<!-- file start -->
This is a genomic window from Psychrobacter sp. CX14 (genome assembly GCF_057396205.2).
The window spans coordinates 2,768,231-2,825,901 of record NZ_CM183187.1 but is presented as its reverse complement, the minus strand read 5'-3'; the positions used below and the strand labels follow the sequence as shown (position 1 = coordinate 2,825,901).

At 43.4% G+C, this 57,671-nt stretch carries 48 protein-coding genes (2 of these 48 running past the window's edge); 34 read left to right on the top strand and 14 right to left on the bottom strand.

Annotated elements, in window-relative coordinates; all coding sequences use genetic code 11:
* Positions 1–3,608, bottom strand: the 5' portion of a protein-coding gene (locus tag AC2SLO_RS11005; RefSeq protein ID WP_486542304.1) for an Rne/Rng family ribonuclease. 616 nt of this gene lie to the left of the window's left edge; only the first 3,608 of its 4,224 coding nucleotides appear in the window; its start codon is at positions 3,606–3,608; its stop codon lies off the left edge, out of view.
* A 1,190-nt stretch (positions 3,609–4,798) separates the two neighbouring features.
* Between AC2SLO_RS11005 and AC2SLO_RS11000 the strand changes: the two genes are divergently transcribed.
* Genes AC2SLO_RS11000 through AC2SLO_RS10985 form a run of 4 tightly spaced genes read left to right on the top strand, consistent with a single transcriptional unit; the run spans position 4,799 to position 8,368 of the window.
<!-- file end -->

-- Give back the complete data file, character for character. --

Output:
This is a genomic window from Psychrobacter sp. CX14 (genome assembly GCF_057396205.2).
The window spans coordinates 2,768,231-2,825,901 of record NZ_CM183187.1 but is presented as its reverse complement, the minus strand read 5'-3'; the positions used below and the strand labels follow the sequence as shown (position 1 = coordinate 2,825,901).

At 43.4% G+C, this 57,671-nt stretch carries 48 protein-coding genes (2 of these 48 running past the window's edge); 34 read left to right on the top strand and 14 right to left on the bottom strand.

Annotated elements, in window-relative coordinates; all coding sequences use genetic code 11:
* Positions 1–3,608, bottom strand: the 5' portion of a protein-coding gene (locus tag AC2SLO_RS11005; RefSeq protein ID WP_486542304.1) for an Rne/Rng family ribonuclease. 616 nt of this gene lie to the left of the window's left edge; only the first 3,608 of its 4,224 coding nucleotides appear in the window; its start codon is at positions 3,606–3,608; its stop codon lies off the left edge, out of view.
* A 1,190-nt stretch (positions 3,609–4,798) separates the two neighbouring features.
* Between AC2SLO_RS11005 and AC2SLO_RS11000 the strand changes: the two genes are divergently transcribed.
* Genes AC2SLO_RS11000 through AC2SLO_RS10985 form a run of 4 tightly spaced genes read left to right on the top strand, consistent with a single transcriptional unit; the run spans position 4,799 to position 8,368 of the window.